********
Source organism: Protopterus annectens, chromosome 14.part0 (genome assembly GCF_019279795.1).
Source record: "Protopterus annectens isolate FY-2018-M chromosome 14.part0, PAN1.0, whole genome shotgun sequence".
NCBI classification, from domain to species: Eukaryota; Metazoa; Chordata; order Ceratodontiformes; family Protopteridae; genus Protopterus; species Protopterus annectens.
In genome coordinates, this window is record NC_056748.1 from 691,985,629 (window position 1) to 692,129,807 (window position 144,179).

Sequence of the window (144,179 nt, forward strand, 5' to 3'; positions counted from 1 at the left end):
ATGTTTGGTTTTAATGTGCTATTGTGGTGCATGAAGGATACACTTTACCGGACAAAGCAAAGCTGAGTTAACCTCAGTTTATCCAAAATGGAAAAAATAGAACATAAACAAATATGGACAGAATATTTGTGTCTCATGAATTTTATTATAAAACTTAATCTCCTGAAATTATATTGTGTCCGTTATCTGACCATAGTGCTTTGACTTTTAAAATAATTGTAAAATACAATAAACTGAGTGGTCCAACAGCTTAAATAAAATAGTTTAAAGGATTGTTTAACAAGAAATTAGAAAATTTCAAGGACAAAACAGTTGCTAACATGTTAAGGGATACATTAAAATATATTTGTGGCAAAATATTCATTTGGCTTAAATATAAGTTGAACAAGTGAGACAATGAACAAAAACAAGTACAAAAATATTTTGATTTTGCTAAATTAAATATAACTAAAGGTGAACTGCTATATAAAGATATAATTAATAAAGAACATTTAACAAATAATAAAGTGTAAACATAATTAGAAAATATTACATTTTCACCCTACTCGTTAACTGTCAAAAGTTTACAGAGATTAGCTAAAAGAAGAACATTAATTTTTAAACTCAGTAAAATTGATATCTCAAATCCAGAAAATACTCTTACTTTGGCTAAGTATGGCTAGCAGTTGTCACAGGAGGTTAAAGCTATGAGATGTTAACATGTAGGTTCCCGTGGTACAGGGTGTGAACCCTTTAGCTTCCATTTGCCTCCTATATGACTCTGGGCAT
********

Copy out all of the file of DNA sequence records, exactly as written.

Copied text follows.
Source organism: Protopterus annectens, chromosome 14.part0 (genome assembly GCF_019279795.1).
Source record: "Protopterus annectens isolate FY-2018-M chromosome 14.part0, PAN1.0, whole genome shotgun sequence".
NCBI classification, from domain to species: Eukaryota; Metazoa; Chordata; order Ceratodontiformes; family Protopteridae; genus Protopterus; species Protopterus annectens.
In genome coordinates, this window is record NC_056748.1 from 691,985,629 (window position 1) to 692,129,807 (window position 144,179).

Sequence of the window (144,179 nt, forward strand, 5' to 3'; positions counted from 1 at the left end):
ATGTTTGGTTTTAATGTGCTATTGTGGTGCATGAAGGATACACTTTACCGGACAAAGCAAAGCTGAGTTAACCTCAGTTTATCCAAAATGGAAAAAATAGAACATAAACAAATATGGACAGAATATTTGTGTCTCATGAATTTTATTATAAAACTTAATCTCCTGAAATTATATTGTGTCCGTTATCTGACCATAGTGCTTTGACTTTTAAAATAATTGTAAAATACAATAAACTGAGTGGTCCAACAGCTTAAATAAAATAGTTTAAAGGATTGTTTAACAAGAAATTAGAAAATTTCAAGGACAAAACAGTTGCTAACATGTTAAGGGATACATTAAAATATATTTGTGGCAAAATATTCATTTGGCTTAAATATAAGTTGAACAAGTGAGACAATGAACAAAAACAAGTACAAAAATATTTTGATTTTGCTAAATTAAATATAACTAAAGGTGAACTGCTATATAAAGATATAATTAATAAAGAACATTTAACAAATAATAAAGTGTAAACATAATTAGAAAATATTACATTTTCACCCTACTCGTTAACTGTCAAAAGTTTACAGAGATTAGCTAAAAGAAGAACATTAATTTTTAAACTCAGTAAAATTGATATCTCAAATCCAGAAAATACTCTTACTTTGGCTAAGTATGGCTAGCAGTTGTCACAGGAGGTTAAAGCTATGAGATGTTAACATGTAGGTTCCCGTGGTACAGGGTGTGAACCCTTTAGCTTCCATTTGCCTCCTATATGACTCTGGGCAT